HTML5: the future of the Internet

It has been hailed as the future of the Internet.

HTML5, the next revision of the Internet code, is a standard for structuring and presenting content on a website.

HTML5 has been linked to the recent data leak of Facebook users’ personal information. An application company partnering with the social network is accused of sharing this information with third parties.

The leak, which was revealed by a Wall Street Journal investigative report Oct. 25, sent user data to outside companies without user consent. The outside companies then sold information like a person’s age, gender, interests and names to advertising agencies.

The apps responsible were among Facebook’s most popular, including Farmville, Mafia Wars and Frontierville.

Facebook and Internet gaming company Zynga are both being sued over the breach, which violates Facebook’s privacy agreement.

While the exact causes of the leak haven’t been determined, Michael Goul, chair of the Information Systems Department at ASU’s business school, believes HTML5 is partially at fault.

Facebook has promoted its use of the experimental HTML5 in the past, leading Goul to believe it was partially responsible for the leak.

In a developer’s blog on the privacy breach, a Facebook representative blamed the leak on “the technical details of how browsers work.”

Goul believes programmers instituted HTML5 too soon, before the code was fully tested and before the programmers understood it fully.

“HTML5 is still more of a goal,” Goul said. “Some sites jumped the gun.”

The Web Hypertext Application Technology Working Group has been working to develop HTML5 since 2004, and it is not expected to be officially certified until 2022. But some aspects of the code are already in use, which could have led to the Facebook leak.

“All the bells and whistles aren’t there yet,” Goul said.

Among the bells and whistles will be video embedded directly in-browser.

In HTML5, video players would no longer be required, making load times shorter and establishing an Internet-wide standard for video, said Mark Ng, lead Web developer for the Walter Cronkite School of Journalism and Mass Communication.

HTML5 could eliminate the need for programs like Adobe Flash entirely, Ng said.

Another feature HTML5 offers is improved geolocation services that can pinpoint a computer’s position on the Earth more accurately than with older code, said Retha Hill, director of ASU’s New Media Innovation Lab.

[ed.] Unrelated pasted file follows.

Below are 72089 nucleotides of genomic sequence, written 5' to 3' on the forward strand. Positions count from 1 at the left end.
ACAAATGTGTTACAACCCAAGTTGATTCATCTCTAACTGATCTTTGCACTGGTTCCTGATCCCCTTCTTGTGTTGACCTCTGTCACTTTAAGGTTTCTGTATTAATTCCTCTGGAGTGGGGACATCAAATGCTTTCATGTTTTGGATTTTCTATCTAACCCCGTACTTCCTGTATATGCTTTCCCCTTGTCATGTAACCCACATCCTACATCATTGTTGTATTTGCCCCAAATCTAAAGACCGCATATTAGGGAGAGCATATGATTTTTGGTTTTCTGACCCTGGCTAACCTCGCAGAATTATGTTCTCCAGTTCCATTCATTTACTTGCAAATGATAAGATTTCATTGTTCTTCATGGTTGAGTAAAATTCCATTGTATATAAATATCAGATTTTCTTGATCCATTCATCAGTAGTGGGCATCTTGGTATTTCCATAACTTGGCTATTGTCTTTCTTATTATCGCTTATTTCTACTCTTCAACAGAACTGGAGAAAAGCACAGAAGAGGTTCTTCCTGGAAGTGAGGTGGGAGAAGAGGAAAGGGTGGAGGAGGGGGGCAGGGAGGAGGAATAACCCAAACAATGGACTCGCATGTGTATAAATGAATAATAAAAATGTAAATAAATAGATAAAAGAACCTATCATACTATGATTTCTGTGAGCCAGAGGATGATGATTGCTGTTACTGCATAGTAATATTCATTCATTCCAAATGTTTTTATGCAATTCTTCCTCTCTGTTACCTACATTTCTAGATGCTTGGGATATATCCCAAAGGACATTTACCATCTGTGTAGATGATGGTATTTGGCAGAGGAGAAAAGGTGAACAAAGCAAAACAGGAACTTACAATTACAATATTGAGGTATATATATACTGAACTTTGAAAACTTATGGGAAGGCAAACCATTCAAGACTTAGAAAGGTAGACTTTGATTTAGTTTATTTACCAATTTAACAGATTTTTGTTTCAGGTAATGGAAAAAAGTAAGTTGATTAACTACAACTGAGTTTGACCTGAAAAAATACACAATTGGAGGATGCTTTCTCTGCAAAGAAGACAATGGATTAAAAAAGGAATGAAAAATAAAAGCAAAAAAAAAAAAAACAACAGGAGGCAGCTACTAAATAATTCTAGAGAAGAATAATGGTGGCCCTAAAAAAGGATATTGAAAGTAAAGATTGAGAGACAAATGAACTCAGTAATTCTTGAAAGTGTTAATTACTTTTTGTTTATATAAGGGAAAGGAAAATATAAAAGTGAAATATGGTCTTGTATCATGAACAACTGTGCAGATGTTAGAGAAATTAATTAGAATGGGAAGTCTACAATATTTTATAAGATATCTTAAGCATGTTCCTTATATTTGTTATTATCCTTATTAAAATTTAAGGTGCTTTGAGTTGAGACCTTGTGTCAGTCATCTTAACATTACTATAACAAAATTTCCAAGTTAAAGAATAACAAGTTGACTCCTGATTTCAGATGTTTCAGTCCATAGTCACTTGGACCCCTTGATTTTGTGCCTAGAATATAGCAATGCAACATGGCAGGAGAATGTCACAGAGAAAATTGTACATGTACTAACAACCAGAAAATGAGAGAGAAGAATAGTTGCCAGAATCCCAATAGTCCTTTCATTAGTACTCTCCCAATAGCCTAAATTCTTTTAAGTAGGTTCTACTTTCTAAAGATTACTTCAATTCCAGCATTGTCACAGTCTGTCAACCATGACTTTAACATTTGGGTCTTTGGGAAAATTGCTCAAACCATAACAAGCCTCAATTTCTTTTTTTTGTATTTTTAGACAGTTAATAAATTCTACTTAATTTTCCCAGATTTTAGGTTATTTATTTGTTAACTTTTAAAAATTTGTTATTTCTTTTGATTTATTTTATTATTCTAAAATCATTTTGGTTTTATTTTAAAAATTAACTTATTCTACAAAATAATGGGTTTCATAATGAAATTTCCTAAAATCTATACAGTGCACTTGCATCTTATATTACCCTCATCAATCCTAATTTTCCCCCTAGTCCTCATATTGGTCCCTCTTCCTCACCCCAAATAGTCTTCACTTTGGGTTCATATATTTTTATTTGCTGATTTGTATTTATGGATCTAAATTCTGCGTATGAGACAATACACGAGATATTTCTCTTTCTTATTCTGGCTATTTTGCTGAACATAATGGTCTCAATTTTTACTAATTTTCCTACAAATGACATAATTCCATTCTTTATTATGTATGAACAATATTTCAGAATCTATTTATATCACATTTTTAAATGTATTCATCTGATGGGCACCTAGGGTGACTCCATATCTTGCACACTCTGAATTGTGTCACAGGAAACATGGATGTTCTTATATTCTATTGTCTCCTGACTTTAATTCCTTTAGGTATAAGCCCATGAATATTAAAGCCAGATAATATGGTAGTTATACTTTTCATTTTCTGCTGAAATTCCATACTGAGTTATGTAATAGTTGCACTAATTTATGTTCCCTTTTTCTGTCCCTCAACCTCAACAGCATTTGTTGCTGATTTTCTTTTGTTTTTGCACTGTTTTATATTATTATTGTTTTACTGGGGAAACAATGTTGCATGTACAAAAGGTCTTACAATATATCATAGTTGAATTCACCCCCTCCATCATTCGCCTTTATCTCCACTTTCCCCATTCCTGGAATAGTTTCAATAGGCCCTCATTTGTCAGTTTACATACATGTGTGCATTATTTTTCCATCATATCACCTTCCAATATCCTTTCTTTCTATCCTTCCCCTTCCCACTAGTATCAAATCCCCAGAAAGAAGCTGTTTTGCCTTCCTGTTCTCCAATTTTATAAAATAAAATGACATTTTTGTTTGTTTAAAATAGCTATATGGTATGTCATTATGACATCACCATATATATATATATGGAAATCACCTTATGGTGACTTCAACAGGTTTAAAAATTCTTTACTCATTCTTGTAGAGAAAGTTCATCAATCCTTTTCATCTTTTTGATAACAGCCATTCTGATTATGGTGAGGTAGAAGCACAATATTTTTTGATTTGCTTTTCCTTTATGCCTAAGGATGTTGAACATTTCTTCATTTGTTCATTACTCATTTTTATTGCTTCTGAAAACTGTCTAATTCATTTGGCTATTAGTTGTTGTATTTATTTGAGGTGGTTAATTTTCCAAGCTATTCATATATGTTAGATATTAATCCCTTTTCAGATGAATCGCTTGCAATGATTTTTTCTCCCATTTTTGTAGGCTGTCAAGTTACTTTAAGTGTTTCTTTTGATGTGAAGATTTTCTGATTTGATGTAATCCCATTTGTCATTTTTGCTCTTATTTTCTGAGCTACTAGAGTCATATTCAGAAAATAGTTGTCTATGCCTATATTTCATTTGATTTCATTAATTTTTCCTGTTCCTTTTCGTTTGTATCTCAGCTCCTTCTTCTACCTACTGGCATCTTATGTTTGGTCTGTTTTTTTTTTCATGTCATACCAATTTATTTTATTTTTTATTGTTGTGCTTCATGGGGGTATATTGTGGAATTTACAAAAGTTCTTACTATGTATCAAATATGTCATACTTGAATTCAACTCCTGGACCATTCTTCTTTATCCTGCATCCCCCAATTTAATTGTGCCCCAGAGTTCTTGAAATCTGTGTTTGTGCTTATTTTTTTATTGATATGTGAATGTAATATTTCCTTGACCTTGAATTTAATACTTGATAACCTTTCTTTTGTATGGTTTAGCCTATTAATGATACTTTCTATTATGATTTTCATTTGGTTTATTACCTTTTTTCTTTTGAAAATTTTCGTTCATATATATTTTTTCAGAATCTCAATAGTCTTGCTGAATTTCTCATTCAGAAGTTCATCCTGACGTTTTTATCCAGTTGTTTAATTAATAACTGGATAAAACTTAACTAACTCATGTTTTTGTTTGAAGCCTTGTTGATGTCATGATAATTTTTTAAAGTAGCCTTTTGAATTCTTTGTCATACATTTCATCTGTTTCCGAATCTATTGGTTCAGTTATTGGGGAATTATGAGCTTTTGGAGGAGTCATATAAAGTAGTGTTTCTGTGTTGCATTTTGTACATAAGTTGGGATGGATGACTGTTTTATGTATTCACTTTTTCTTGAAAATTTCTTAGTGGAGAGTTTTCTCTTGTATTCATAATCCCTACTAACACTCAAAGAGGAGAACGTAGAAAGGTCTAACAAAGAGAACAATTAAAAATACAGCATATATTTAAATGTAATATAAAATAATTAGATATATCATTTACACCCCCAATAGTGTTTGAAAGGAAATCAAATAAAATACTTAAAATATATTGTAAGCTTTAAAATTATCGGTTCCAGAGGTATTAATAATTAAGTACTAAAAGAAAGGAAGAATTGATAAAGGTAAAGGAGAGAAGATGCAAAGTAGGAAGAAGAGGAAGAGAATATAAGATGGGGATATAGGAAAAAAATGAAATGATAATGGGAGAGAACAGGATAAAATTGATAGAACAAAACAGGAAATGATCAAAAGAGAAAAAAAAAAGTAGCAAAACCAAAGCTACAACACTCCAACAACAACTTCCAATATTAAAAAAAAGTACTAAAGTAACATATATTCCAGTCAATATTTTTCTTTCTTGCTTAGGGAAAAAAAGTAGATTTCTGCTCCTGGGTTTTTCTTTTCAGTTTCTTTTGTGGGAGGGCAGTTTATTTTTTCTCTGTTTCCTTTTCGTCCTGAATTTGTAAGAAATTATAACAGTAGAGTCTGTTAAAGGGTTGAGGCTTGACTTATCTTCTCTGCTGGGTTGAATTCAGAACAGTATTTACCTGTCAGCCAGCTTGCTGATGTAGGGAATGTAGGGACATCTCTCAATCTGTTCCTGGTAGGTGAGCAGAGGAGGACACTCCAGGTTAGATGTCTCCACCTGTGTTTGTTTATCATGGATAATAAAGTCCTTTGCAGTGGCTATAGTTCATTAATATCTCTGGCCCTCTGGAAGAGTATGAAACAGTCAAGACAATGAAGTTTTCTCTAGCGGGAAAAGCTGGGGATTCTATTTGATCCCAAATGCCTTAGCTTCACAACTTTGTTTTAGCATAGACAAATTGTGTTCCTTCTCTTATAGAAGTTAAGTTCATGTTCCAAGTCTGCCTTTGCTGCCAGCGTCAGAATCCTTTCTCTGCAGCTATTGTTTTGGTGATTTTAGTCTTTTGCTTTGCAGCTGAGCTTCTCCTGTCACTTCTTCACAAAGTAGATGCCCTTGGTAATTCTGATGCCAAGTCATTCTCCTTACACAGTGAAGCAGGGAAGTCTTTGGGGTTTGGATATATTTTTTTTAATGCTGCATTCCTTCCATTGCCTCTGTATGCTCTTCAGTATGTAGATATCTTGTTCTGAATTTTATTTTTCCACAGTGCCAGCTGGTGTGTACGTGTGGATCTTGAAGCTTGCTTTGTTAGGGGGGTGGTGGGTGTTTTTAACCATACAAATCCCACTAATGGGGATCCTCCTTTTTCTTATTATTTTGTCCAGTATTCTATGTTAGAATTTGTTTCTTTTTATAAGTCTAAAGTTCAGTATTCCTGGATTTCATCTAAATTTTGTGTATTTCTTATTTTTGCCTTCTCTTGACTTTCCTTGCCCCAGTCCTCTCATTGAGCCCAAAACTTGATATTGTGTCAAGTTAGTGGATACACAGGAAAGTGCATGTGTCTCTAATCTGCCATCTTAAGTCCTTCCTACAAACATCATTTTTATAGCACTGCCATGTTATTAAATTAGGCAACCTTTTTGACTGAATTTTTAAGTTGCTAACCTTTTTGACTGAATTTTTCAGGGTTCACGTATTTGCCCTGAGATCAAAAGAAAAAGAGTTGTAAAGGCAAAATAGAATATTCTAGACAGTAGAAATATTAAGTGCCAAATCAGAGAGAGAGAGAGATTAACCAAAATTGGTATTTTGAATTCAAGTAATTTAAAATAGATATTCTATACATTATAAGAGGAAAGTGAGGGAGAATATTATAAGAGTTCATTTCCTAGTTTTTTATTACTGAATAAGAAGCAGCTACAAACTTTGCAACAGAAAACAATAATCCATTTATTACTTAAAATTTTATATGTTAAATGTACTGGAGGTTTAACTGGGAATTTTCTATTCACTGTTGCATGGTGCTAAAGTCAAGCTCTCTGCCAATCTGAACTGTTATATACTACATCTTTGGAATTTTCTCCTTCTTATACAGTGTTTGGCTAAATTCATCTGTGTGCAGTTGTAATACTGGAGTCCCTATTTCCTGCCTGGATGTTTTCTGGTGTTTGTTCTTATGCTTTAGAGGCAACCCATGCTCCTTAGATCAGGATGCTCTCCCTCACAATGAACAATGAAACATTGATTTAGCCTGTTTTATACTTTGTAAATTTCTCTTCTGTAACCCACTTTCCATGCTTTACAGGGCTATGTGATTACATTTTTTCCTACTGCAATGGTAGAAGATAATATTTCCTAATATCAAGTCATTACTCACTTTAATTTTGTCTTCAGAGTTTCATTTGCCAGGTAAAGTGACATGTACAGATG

“From a news standpoint, you can deliver hyper-local information with HTML5,” Hill said. This means news aggregators can specialize news to each user’s location.

“The Wilderness Downtown” is a website by Chris Milk, a computer programmer and director of the video, that acts as a demo showcasing some of the things HTML5 can do. It uses the new code to update the traditional music video by utilizing HTML5’s in-browser video and geolocation capabilities.

The site, which plays the song “We Used to Wait” by the band Arcade Fire, permits the user to input any address in the world and then uses HTML5 to superimpose a video of a young person running to that address using images from Google Maps.

The idea is that the person running down the street is the user, and the street they are running down is the one the person grew up on. This adds a level of interactivity to the video, Hill said.

“It takes something very personal and puts it in a video,” Hill said.

The site even allows a person to write a letter to their “former self,” typing straight into the browser without any word processing plug-in.

HTML5 is also intended to reach mobile devices like smart phones and tablets, which do not have flash and therefore cannot access many websites that use flash, Goul said.

“Long term, it means consistency in media,” he said.

Goul added that standards are common in many industries, including television and telephones.

“As standards get better, we get better consumer goods,” Goul said. “But right now, it is caught in a quagmire.”

Many aspects of HTML5 are not ready, and many others do not work correctly at this point, Hill said.

The Wilderness Downtown is a demo to the extreme, with many aspects that do not work correctly, Hill said. Realistically, a regular website could not utilize HTML5 in that way yet.

Gail-Joon Ahn is an associate professor in the School of Computing, Informatics, and Decision Systems Engineering at ASU. He is skeptical that HTML5 is the future of the Web.

“HTML5 is still under development,” Ahn said in an e-mail. “We don’t yet know for sure what the final specification looks like. “It is not clear whether we can consider HTML5 as the future of Internet.”

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